SWAT Literature Database for Peer-Reviewed Journal Articles

Title:Drought in the twenty‐first century in a water‐rich region: Modeling study of the Wabash River Watershed, USA 
Authors:Dierauer, J.R. and C. Zhu 
Volume (Issue):12(1) 
Article ID:181 
URL (non-DOI journals): 
Broad Application Category:hydrologic only 
Primary Application Category:drought assessment 
Secondary Application Category:climate change 
Watershed Description:90,000 km^2 Wabash River, which drains most of Indiana, much of eastern Illinois, and a small part of west-central Ohio, before joining the Ohio River in southeast Illinois, U.S. 
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Abstract:Climate change is expected to alter drought regimes across North America throughout the twenty‐first century, and, consequently, future drought risk may not resemble the past. To explore the implications of nonstationary drought risk, this study combined a calibrated, regional‐scale hydrological model with statistically downscaled climate projections and standardized drought indices to identify intra‐annual patterns in the response of meteorological, soil moisture, and hydrological drought to climate change. We focus on a historically water‐rich, highly agricultural watershed in the US Midwest—the Wabash River Basin. The results show likely increases in the frequency of soil moisture and hydrological drought, despite minimal changes in the frequency of meteorological drought. We use multiple linear regression models to interpret these results in the context of climate warming and show that increasing temperatures amplify soil moisture and hydrological drought, with the same amount of precipitation yielding significantly lower soil moisture and significantly lower runoff in the future than in the past. The novel methodology presented in this study can be transferred to other regions and used to understand how the relationship between meteorological drought and soil moisture/hydrological drought will change under continued climate warming.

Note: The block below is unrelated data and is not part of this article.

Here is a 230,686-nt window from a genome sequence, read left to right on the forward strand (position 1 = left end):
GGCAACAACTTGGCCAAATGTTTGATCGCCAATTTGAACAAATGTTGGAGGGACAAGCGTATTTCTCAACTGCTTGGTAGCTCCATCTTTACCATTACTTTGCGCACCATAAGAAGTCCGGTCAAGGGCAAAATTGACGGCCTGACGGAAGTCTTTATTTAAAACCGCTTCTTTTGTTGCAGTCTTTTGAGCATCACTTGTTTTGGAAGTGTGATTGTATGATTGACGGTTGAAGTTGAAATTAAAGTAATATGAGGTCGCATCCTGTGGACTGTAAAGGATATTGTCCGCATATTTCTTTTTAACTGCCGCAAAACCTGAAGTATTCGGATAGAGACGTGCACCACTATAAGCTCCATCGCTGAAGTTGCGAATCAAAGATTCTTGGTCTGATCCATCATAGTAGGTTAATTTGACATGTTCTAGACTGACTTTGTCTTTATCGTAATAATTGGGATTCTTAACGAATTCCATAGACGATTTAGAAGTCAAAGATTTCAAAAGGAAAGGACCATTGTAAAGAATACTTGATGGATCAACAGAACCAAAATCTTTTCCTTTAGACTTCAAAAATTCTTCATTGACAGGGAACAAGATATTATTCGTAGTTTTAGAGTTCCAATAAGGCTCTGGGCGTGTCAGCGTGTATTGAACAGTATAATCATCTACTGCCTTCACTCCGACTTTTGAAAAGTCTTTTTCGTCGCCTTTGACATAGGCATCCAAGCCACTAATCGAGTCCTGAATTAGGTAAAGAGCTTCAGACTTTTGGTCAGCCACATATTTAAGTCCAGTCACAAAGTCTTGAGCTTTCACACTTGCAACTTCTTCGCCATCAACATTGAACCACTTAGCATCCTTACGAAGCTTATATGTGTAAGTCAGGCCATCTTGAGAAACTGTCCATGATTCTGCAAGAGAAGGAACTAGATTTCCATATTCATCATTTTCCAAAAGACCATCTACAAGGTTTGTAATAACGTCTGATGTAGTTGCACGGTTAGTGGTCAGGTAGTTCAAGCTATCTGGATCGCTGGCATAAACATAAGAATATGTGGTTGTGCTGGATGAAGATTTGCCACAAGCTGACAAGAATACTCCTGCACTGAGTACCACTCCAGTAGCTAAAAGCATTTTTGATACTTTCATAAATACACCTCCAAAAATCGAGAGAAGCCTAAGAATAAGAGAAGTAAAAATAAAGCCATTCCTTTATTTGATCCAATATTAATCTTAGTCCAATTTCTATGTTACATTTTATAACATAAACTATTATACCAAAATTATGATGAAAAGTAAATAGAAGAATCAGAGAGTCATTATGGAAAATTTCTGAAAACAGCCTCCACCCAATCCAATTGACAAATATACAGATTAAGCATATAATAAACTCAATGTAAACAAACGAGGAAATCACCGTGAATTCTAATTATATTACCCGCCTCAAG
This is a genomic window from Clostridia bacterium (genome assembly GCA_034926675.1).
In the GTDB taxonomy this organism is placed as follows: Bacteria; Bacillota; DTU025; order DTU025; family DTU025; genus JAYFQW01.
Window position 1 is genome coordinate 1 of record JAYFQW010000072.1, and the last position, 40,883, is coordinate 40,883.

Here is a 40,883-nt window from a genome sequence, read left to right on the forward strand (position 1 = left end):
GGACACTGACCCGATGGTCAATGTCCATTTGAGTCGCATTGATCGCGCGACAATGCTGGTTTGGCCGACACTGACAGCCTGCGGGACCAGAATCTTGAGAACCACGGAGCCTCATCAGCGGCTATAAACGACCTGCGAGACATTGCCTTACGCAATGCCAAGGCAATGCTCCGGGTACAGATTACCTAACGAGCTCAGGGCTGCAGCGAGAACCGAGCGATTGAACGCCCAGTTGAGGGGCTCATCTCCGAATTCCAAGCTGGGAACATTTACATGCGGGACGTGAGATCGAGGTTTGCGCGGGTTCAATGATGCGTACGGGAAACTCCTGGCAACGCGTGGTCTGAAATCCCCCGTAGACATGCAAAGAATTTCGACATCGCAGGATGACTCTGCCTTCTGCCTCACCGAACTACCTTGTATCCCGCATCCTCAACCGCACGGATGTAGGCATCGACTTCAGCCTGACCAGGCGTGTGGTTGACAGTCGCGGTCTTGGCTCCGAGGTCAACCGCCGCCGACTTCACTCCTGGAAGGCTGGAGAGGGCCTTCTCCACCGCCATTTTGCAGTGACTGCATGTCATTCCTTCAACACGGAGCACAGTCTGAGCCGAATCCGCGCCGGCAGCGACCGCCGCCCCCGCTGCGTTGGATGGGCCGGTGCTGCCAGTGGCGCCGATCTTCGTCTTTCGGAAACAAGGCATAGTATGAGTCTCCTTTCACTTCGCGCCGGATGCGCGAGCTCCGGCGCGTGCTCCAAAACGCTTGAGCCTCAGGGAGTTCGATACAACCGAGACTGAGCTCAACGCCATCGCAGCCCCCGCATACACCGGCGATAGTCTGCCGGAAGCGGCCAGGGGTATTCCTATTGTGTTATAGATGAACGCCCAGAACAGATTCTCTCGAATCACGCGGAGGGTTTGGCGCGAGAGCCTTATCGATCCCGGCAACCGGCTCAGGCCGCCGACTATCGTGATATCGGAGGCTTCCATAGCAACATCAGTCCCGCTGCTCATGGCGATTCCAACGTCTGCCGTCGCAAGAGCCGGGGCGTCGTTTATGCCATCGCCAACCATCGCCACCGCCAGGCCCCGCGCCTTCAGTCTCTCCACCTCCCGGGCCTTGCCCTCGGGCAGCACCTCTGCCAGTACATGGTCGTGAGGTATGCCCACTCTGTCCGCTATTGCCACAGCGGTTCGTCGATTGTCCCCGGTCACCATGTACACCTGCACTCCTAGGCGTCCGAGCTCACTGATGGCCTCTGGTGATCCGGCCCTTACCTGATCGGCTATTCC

Keywords:climate change; drought; SWAT; streamflow; soil moisture